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Do outcomes of bariatric surgery differ between black and white patients?
This study of 14 000 propensity-matched black and white patients undergoing bariatric surgery in Michigan demonstrated that black patients had higher overall rates of complications and health care resource utilization within 30 days of surgery. While weight loss at 1 year was slightly lower in black patients, comorbidity remission was similar between patient cohorts.
This study suggests that short-term and long-term outcomes after bariatric surgery differ by race, and these differences should be considered when developing strategies to optimize results in patients undergoing weight-loss procedures.
The outcomes of bariatric surgery vary considerably across patients, but the association of race with these measures remains unclear.
To examine the association of race on perioperative and 1-year outcomes of bariatric surgery.
Design, Setting, and Participants
Propensity score matching was used to assemble cohorts of black and white patients from the Michigan Bariatric Surgery Collaborative who underwent a primary bariatric operation (Roux-en-Y gastric bypass, sleeve gastrectomy, or adjustable gastric banding) between June 2006 and January 2017. Cohorts were balanced on baseline characteristics and procedure. Conditional fixed-effects models were used to evaluate the association of race on outcomes within hospitals and surgeons. Data analysis occurred from June 2006 through August 2018.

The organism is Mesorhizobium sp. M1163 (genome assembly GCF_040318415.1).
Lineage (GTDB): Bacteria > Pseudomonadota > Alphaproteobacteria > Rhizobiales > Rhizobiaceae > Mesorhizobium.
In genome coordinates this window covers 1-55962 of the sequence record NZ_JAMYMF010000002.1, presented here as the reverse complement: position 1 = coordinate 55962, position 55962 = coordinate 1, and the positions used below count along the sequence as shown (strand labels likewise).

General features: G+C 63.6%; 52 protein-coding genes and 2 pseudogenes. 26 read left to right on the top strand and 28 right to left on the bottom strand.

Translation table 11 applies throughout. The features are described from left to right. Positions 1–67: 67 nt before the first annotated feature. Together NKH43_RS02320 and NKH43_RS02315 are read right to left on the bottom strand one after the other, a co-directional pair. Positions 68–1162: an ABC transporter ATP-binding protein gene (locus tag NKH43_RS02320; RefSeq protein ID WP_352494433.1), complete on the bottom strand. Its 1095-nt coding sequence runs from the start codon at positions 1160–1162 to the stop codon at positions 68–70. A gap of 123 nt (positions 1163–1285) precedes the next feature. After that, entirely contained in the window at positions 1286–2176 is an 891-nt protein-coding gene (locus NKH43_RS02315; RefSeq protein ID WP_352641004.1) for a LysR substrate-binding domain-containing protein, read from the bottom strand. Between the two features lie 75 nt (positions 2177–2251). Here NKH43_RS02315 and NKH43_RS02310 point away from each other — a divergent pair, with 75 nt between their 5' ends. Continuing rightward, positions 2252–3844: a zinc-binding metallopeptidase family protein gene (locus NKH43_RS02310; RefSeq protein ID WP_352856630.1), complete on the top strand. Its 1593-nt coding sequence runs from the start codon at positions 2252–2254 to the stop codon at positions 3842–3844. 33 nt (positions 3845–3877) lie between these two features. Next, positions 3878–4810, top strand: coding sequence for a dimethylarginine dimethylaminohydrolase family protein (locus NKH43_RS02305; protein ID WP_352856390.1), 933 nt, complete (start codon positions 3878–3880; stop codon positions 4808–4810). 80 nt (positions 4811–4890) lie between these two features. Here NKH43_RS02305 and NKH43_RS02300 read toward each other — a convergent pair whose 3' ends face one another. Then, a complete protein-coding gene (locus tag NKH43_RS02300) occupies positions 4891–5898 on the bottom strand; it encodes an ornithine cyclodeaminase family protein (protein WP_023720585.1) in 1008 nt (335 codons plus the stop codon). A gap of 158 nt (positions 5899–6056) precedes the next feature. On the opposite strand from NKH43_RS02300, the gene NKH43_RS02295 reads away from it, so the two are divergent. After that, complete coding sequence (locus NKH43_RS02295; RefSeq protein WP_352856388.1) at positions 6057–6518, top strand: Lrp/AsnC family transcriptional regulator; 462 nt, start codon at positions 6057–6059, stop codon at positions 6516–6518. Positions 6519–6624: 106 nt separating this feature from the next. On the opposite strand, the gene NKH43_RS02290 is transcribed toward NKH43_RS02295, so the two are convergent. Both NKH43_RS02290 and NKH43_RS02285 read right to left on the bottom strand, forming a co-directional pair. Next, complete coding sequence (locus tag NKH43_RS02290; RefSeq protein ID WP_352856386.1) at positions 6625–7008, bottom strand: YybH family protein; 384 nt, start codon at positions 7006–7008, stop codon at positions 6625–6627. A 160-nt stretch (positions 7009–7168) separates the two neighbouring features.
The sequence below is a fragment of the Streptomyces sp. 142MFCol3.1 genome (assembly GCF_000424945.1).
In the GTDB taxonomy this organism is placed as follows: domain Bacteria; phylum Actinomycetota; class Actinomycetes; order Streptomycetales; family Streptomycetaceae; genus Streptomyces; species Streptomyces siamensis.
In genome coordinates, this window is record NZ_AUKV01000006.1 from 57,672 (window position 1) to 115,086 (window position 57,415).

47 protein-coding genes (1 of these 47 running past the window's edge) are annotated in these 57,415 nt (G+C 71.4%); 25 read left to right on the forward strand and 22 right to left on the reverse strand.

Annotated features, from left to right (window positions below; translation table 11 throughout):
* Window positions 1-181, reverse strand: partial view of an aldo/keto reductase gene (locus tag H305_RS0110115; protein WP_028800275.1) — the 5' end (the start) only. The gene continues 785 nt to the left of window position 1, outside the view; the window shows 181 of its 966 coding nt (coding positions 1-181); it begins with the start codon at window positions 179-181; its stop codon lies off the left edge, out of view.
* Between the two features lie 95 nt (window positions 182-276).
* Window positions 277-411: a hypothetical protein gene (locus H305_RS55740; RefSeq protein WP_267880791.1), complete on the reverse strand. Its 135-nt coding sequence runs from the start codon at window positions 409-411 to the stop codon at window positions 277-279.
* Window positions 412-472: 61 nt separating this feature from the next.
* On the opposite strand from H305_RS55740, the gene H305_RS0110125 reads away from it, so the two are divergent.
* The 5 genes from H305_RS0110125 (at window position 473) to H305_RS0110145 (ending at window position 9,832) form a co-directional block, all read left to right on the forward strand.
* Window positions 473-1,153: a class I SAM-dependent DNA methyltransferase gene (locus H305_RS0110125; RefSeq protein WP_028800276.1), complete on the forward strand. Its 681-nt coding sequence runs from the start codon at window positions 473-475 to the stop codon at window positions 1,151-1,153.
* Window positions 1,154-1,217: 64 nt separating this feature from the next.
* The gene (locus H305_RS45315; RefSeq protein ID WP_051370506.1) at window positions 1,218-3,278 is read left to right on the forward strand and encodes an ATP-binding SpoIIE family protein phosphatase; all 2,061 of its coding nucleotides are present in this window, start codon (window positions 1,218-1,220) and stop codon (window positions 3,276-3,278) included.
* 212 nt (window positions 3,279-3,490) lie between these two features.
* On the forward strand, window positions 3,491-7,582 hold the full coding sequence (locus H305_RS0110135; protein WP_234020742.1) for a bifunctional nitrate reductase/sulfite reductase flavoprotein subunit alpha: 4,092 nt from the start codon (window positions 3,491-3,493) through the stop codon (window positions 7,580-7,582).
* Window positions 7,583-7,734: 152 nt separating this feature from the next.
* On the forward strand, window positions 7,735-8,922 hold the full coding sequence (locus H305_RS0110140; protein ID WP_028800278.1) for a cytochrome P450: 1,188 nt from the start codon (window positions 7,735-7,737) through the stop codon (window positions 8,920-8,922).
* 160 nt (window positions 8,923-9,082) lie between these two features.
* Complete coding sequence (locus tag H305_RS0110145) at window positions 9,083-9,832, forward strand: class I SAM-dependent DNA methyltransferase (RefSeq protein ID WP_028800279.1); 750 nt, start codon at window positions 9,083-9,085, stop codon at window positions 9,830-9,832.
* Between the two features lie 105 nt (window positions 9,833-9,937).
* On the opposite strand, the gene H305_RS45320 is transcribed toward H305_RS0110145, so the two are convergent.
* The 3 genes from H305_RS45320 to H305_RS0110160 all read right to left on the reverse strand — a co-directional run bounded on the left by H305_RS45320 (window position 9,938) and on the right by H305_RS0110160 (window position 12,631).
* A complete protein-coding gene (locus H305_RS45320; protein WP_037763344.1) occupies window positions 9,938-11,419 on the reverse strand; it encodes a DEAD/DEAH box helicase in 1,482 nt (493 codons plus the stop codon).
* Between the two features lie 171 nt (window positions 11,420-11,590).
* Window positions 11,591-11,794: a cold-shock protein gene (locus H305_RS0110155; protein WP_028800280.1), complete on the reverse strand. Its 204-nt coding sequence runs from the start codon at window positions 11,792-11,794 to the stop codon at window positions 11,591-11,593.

Main Outcomes and Measures
Thirty-day complications and health care resource utilization measures, as well as 1-year weight loss, comorbidity remission, quality of life, and satisfaction.
In each group, 7105 patients were included. Black patients had a higher rate of any complication (628 [8.8%] vs 481 [6.8%]; adjusted odds ratio, 1.33 [95% CI, 1.17-1.51]; P = .02), but there were no significant differences in the rates of serious complications (178 [2.5%] vs 135 [1.9%]; adjusted odds ratio, 1.32 [95% CI, 1.05-1.66]; P = .29) or mortality (5 [0.10%] vs 7 [0.10%]; adjusted odds ratio, 0.73 [95% CI, 0.23-2.31]; P = .54). Black patients had a greater length of stay (mean [SD], 2.2 [3.0] days vs 1.9 [1.7] days; adjusted odds ratio, 0.30 [95% CI, 0.20-0.40]; P < .001), as well as a higher rate of emergency department visits (541 [11.6%] vs 826 [7.6%]; adjusted odds ratio, 1.60 [95% CI, 1.43-1.79]; P < .001) and readmissions (414 [5.8%] vs 245 [3.5%]; adjusted odds ratio, 1.73 [95% CI, 1.47-2.03]; P < .001). At 1 year, black patients had lower mean total body weight loss and as a percentage of weight (32.0 kg [26%]; vs 38.3 kg [29%]; P < .001) and this held true across procedures. Remission of hypertension was lower for black patients (564 [40.0%] vs 1096 [56.0%]; P < .001), but the rate of sleep apnea remission (467 [62.6%] vs 615 [56.1%]; P = .005) and gastroesophageal reflux disease (309 [78.6%] vs 453 [75.4%]; P = .049) were higher. There were no significant differences in remission of diabetes with insulin dependence, diabetes without insulin dependence,or hyperlipidemia hyperlipidemia. Fewer black patients than white patients reported a good or very good quality of life (1379 [87.2%] vs 2133 [90.4%]; P = .002) and being very satisfied with surgery (1908 [78.4%] vs 2895 [84.2%]; P < .001) at 1 year.